Mutations in the genes MATP (OCA4) and TYRP1 (tyrosinase-related protein) are associated with less common types of oculocutaneous albinism. The increased risk of SCC of the skin in people with these mutations has not been quantified. It is generally assumed to be similar to other types of albinism.
Other albinism syndromes
A subgroup of albinism includes people who exhibit a triad of albinism, prolonged bleeding time, and deposition of a ceroid substance in organs such as the lungs and gastrointestinal tract. This syndrome, known as Hermansky-Pudlak syndrome, is inherited in an autosomal recessive manner but may have a pseudodominant inheritance in Puerto Rican families, owing to the high prevalence in this population. The underlying cause is believed to be a defect in melanosome and lysosome transport. A number of mutations at disparate loci have been associated with this syndrome, including HPS1, HPS3, HPS4, HPS5, HPS6, HPS7 (DTNBP1), HPS8 (BLOC1S3), and HPS9 (PLDN).[80,81,82,83,84,85,86,87] Pigmentation characteristics can vary significantly in this disorder, particularly among those with HPS1 mutations, and patients report darkening of the skin and hair as they age. In a small cohort of individuals with HPS1 mutations, 3 out of 40 developed cutaneous SCCs, and an additional 3 had BCCs. Hermansky-Pudlak syndrome type 2, which includes increased susceptibility to infection resulting from congenital neutropenia, has been attributed to defects in AP3B1.
Two additional syndromes are associated with decreased pigmentation of the skin and eyes. The autosomal recessive Chediak-Higashi syndrome is characterized by eosinophilic, peroxidase-positive inclusion bodies in early leukocyte precursors, hemophagocytosis, increased susceptibility to infection, and increased incidence of an accelerated phase lymphohistiocytosis. Mutations in the LYST gene underlie this syndrome, which is often fatal in the first decade of life.[90,91,92]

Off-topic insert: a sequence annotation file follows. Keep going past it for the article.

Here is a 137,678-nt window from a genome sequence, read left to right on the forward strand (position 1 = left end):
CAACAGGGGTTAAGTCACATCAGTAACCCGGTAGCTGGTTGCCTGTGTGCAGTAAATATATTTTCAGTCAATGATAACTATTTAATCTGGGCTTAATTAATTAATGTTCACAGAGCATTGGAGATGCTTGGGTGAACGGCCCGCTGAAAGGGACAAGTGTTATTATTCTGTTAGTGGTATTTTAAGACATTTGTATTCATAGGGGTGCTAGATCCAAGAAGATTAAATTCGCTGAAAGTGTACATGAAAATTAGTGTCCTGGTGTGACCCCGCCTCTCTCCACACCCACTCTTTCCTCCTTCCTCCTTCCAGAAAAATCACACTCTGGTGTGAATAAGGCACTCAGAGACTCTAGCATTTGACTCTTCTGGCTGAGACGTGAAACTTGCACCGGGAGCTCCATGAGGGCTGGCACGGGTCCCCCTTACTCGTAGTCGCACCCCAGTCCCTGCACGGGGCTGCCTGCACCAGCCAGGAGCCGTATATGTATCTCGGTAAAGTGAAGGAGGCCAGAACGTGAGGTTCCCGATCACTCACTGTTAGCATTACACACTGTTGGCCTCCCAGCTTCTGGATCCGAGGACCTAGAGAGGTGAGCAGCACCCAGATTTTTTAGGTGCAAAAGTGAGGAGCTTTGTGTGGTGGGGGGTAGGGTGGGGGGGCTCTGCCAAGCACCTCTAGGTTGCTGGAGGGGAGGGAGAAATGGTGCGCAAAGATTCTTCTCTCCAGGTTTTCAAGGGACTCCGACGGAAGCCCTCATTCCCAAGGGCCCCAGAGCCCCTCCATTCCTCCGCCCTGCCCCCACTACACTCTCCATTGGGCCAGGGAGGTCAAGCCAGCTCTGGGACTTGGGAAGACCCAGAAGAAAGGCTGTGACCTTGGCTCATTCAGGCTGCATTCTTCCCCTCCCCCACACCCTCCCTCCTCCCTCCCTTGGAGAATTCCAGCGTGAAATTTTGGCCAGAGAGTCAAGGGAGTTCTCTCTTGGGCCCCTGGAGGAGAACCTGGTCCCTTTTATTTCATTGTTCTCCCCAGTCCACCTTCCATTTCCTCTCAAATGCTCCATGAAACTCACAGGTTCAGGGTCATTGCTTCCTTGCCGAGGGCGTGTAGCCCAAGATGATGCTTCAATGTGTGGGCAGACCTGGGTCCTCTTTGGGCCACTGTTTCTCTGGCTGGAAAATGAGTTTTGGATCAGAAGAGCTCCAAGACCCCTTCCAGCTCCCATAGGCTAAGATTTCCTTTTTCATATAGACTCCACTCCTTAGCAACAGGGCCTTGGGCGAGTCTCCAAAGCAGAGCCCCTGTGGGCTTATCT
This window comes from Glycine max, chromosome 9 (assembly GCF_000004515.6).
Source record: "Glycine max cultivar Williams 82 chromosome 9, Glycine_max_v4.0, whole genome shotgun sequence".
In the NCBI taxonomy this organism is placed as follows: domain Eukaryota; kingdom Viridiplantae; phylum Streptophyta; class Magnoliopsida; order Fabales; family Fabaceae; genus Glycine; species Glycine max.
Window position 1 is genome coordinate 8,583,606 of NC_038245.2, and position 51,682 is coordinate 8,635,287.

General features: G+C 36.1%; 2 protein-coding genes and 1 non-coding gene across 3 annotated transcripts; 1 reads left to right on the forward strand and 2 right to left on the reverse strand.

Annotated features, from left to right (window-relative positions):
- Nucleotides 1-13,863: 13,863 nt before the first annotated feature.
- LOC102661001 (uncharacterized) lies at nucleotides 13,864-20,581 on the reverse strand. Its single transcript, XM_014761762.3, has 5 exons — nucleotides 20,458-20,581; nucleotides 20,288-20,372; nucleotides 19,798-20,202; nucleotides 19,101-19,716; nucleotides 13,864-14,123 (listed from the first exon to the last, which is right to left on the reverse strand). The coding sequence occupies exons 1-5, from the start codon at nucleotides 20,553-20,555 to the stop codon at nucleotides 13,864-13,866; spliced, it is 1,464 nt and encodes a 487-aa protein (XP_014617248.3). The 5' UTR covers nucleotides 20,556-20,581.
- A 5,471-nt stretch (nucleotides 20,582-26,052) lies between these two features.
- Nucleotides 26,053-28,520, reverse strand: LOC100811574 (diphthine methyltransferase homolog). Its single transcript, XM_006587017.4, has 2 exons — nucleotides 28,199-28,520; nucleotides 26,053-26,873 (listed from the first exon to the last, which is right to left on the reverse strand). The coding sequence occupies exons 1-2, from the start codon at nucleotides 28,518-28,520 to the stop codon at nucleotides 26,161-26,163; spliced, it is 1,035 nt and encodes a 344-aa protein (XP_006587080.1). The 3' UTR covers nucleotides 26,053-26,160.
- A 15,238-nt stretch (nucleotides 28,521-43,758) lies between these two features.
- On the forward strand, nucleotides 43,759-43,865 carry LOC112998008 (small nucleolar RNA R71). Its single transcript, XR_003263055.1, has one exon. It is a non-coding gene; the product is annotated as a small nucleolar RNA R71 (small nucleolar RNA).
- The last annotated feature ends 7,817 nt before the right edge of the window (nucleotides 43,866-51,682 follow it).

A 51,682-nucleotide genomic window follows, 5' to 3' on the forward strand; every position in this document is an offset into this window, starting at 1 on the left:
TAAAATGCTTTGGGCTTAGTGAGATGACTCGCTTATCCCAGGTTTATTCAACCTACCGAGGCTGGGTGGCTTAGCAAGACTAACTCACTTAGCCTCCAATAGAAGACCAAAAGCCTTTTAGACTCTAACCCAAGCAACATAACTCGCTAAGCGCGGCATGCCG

Griscelli syndrome, also inherited in an autosomal recessive manner, was originally described as decreased cutaneous pigmentation with hypomelanosis and neurologic deficits, but its clinical presentation is quite variable. This combination of symptoms is now designated Griscelli syndrome type 1 or Elejalde disease. It has been attributed to mutations in the MYO5A gene, which affects melanosome transport. Individuals with Griscelli syndrome type 2 have decreased cutaneous pigmentation and immunodeficiency but lack neurological deficits. They also may have hemophagocytosis or lymphohistiocytosis that is often fatal, like that seen in Chediak-Higashi syndrome. Griscelli syndrome type 2 is caused by mutations in RAB27A, which is part of the same melanosome transport pathway as MYO5A. Griscelli syndrome type 3 presents with hypomelanosis and does not include neurologic or immunologic disorders. Mutations in the melanophilin (MLPH) gene and MYO5A have been associated with this variant.
Dystrophic epidermolysis bullosa
Approximately 95% of individuals with the heritable disorder dystrophic epidermolysis bullosa (DEB) have a detectable germline mutation in the gene COL7A1. This gene, which is located at 3p21.3, is expressed in the basal keratinocytes of the epidermis and encodes for type VII collagen. This collagen forms a part of the fibrils that anchor the basement membrane to the dermis, thereby providing structural stability and resistance to mild skin trauma. The lack of type VII collagen results in generalized blistering, often starting from birth, and is associated with skin atrophy and scarring. A registry of DEB mutations, The International DEB Patient Registry, is accessible on the Internet.